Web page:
Monday, June 18, 2018

Mustard Seeds are Marvelous!

This and the next PBT post feature a couple of authors who bring with their picture books a great deal of substance and authority. Levine is a Professor of New Testament & Jewish Studies at Vanderbilt University. Sasso is a well-known rabbi and author of many books for adults and children. You’ll find my favorite Sasso picture book in a couple of versions [here] at PBT. My photos below are from a pre-publication copy of this book so they may not match what you find.
Picture Book: The Marvelous Mustard Seed
Author: Amy-Jill Levine & Sandy Eisenberg Sasso
Illustrator: Margaux Meganck
Summary: This book is based on the parable Jesus tells about a mustard seed. Two children plant a seed that has great potential 
even though it is very tiny.   
All it's really good for is planting. 
No matter the weather, it will grow.  
You can't see it, but it's growing for sure.  
The critters in the soil see it growing. 
When a sprout is revealed
and the plant is tended, 
miraculously it grows and grows. 
This tiny seed becomes an amazing tree where birds nest, 
people marvel, and all enjoy it and each other. 
Some people touch this great tree to be assured that it's real while others simply enjoy its shade. 
The marvelous thing about this tree is that it has so many uses for everyone. Besides its beauty, shade, and gathering space, its pods can make spices and its leaves and seeds can make medicine. 
This tree is a symbol of The Kingdom of God, growing and growing, and growing! Now you can't miss it! 
It's a great big surprise and marvelous wonder! 
This extraordinary tree leads us to "imagine what can be."
Hanna’s Comments:  The scholarly grounding of these 2 authors becomes obvious in their note at the end of this book. Be sure to read it. They explore the concept of parables and how they would have been received when Jesus spoke. They offer some of the many interpretations of this parable. Then they list a series of questions and ideas to consider with your audience.
Original Publisher & Date: Flyaway Books, 2018
Age & Grade Appropriateness: 4 and up, Pre and up
Formats other than Book: None at present
Scripture Connections: Jesus’ parable of the mustard seed is found in Matthew 13:31-32, Mark 4:30-32, and Luke 13:18-19. The Matthew and Luke passages mention the seed becoming a tree.
Idea(s) for Application: Read this book to a group of any age or use it in a children's sermon experience to explore the meaning of the parable of the mustard seed.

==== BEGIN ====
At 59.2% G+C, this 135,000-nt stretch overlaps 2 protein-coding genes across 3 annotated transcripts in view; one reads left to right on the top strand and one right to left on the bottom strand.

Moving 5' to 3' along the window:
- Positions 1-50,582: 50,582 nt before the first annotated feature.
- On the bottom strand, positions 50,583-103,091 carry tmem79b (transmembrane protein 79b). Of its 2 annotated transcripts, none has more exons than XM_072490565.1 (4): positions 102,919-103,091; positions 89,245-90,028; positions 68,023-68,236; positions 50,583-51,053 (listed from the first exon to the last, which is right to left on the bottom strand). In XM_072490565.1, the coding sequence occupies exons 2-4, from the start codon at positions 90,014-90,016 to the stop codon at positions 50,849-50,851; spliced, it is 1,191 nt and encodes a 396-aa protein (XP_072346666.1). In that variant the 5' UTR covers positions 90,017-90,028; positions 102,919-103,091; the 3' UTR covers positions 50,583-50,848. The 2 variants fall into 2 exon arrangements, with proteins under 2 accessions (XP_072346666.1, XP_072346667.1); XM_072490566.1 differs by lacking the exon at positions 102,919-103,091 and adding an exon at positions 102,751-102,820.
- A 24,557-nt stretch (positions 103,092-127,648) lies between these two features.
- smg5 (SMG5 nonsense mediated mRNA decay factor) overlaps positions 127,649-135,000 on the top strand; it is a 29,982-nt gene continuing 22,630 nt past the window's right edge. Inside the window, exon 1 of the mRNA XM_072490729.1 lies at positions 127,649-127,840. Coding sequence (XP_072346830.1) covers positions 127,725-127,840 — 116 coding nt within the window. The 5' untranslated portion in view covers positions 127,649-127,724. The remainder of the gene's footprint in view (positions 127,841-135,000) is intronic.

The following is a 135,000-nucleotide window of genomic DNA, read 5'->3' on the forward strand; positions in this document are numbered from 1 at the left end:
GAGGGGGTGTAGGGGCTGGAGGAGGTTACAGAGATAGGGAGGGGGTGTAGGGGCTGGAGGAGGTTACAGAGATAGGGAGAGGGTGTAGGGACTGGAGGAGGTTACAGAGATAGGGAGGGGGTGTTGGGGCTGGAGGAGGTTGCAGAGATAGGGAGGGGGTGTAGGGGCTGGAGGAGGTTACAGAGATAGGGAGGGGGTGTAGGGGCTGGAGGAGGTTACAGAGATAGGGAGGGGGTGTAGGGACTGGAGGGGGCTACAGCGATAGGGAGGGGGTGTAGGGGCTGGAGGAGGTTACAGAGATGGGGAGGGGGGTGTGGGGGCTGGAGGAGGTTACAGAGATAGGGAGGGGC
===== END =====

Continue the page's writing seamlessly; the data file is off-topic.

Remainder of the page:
Friday, June 15, 2018

PBT Stories #6 Arts Camp & Flight School

Today my urban church, First United Methodist Birmingham, AL, finishes a 10th Arts Camp in which children from all over our city come together for positive art experiences while learning about being in loving relationship with God. This is the theme and logo:
They have drummed, sung, danced, created visual art, and entered a transformed room where a Bible story or concept came alive for them. My husband Bill writes & plans the Bible Story curricula and is their lead playmate during this time. Ask most kids what their favorite Arts Camp experiences are and they’ll say Bible Story because of the novelty and affirmation received thanks to my husband. This year's theme related to flight so science and history were highlighted as well. 
One day Bill read from a screen the PBT book below and dressed as the penguin in the story. A plush penguin was transformed as well. On that day, they talked about Peter's passionate plea to The Jerusalem Council to include gentiles (read penguins) who wanted to soar with the Christians. You can imagine the delight the children had in hearing and playing this story. Here's my re-post:

Picture Book: Flight School
Author & Illustrator: Lita Judge
Summary: When Little Penguin shows up at flight school, he claims he has the “soul of an eagle” and was “hatched to fly.” 
He is allowed to stay and practice with the other birds. When students attempt their first flight, Penguin’s flight is a disaster. 
He becomes discouraged. This troubles his flight teachers who suddenly have a creative idea. More feathers are attached to Penguin with string and soon he is in flight, soaring with joy, at least for a little while. 
But how did this happen? With help from a friend.
This time Penguin’s eventual fall did not bother him for he had “soared on the wind.” He went home and soon returned with another, even bigger challenge for the flight school teachers.